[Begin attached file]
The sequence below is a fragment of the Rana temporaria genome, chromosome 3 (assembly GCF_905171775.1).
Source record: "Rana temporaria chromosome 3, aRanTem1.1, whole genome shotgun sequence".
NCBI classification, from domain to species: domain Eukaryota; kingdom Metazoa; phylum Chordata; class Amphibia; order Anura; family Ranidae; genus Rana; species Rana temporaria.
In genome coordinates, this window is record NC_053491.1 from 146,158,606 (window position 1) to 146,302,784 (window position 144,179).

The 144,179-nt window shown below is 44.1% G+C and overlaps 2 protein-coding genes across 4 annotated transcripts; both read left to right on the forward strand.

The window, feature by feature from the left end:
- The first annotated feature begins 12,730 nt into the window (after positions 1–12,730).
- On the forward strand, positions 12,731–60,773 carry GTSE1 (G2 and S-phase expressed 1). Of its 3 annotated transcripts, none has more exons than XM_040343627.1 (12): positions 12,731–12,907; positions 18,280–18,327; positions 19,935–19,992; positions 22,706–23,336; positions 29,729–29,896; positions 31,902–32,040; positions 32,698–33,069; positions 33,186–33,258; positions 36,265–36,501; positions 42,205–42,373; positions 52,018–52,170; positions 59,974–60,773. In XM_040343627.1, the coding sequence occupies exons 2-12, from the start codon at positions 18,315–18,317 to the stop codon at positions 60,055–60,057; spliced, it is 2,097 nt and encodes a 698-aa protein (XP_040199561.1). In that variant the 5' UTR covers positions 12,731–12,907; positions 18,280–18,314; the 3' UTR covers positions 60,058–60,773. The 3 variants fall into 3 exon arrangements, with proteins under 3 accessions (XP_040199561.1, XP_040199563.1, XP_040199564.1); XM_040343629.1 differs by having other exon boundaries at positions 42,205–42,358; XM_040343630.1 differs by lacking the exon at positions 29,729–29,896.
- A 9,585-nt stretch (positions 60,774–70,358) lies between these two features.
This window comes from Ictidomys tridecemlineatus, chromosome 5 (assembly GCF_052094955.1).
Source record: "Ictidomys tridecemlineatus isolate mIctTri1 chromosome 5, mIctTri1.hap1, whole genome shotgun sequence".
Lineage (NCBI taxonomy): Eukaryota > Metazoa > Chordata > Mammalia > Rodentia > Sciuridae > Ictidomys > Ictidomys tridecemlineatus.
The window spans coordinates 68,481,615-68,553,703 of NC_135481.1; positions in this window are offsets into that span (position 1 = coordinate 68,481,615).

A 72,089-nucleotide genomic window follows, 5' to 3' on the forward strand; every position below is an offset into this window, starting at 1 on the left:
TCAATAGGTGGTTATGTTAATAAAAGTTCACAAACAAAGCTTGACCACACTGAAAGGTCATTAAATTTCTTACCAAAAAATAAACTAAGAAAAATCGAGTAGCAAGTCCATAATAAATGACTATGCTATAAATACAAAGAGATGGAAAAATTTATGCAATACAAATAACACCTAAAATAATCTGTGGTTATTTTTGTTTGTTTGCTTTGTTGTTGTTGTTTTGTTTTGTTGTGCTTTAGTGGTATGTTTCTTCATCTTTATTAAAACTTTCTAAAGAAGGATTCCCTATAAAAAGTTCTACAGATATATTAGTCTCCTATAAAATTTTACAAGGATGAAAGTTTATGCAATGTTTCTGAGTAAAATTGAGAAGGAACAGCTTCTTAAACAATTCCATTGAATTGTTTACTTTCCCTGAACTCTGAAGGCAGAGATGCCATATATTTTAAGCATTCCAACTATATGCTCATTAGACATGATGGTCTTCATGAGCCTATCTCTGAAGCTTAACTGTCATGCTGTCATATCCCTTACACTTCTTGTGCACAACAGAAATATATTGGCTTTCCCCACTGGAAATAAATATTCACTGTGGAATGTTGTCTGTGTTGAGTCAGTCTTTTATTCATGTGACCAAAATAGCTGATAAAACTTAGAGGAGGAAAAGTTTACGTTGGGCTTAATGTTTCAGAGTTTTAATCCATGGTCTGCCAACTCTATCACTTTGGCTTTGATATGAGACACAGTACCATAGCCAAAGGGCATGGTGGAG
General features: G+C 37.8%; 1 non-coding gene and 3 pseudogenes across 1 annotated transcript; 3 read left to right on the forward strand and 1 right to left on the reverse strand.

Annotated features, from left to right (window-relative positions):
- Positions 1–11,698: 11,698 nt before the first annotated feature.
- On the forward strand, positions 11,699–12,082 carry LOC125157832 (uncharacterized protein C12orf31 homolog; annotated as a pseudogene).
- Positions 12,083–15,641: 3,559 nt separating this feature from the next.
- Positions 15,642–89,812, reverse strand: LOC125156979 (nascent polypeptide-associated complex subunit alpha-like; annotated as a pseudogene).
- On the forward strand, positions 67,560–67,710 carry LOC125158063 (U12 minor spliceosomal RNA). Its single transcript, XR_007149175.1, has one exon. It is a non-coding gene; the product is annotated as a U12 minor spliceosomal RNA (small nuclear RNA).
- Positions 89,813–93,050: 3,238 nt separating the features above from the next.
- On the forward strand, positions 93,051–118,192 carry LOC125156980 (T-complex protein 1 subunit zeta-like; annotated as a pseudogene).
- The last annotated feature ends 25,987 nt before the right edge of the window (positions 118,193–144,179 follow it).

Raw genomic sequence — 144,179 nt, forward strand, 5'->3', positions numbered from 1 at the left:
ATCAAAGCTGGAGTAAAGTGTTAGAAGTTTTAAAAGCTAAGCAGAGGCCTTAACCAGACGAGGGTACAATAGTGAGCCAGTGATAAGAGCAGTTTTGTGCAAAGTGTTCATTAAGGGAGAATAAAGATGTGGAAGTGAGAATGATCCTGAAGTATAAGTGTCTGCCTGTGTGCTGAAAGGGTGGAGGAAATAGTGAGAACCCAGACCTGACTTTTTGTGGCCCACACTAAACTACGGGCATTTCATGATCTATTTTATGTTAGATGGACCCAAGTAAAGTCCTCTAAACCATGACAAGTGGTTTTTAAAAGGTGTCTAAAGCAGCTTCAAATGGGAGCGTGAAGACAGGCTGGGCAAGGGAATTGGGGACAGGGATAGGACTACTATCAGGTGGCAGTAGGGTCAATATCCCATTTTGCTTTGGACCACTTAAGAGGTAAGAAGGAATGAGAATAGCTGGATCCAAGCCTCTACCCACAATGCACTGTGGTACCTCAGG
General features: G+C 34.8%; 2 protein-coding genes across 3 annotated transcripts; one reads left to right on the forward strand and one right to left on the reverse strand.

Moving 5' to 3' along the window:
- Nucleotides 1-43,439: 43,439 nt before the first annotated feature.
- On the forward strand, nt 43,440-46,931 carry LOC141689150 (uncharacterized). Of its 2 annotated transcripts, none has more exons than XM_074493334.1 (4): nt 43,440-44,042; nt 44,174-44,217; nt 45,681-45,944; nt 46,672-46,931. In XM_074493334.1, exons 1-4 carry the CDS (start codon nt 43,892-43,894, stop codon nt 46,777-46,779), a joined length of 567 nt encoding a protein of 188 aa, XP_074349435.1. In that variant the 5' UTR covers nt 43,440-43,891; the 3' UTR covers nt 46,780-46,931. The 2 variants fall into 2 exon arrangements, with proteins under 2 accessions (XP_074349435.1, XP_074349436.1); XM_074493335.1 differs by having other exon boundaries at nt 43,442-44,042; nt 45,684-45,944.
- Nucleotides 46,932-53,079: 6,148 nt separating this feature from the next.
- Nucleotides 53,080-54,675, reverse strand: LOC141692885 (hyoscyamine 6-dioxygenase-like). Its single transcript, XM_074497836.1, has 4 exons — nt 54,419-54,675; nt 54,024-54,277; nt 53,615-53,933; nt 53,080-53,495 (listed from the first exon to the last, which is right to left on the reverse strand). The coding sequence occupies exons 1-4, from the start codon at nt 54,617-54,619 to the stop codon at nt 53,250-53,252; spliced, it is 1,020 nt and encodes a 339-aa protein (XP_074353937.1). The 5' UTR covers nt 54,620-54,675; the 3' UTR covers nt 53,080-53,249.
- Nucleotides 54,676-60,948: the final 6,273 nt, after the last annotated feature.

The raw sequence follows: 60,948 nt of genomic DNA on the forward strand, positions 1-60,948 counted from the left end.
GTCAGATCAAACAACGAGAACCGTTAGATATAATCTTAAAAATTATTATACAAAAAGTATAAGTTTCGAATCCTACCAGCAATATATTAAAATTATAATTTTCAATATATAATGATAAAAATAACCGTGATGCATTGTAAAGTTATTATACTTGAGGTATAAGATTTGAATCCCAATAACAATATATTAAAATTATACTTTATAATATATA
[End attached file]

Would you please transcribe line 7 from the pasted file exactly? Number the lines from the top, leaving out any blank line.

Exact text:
- The first annotated feature begins 12,730 nt into the window (after positions 1–12,730).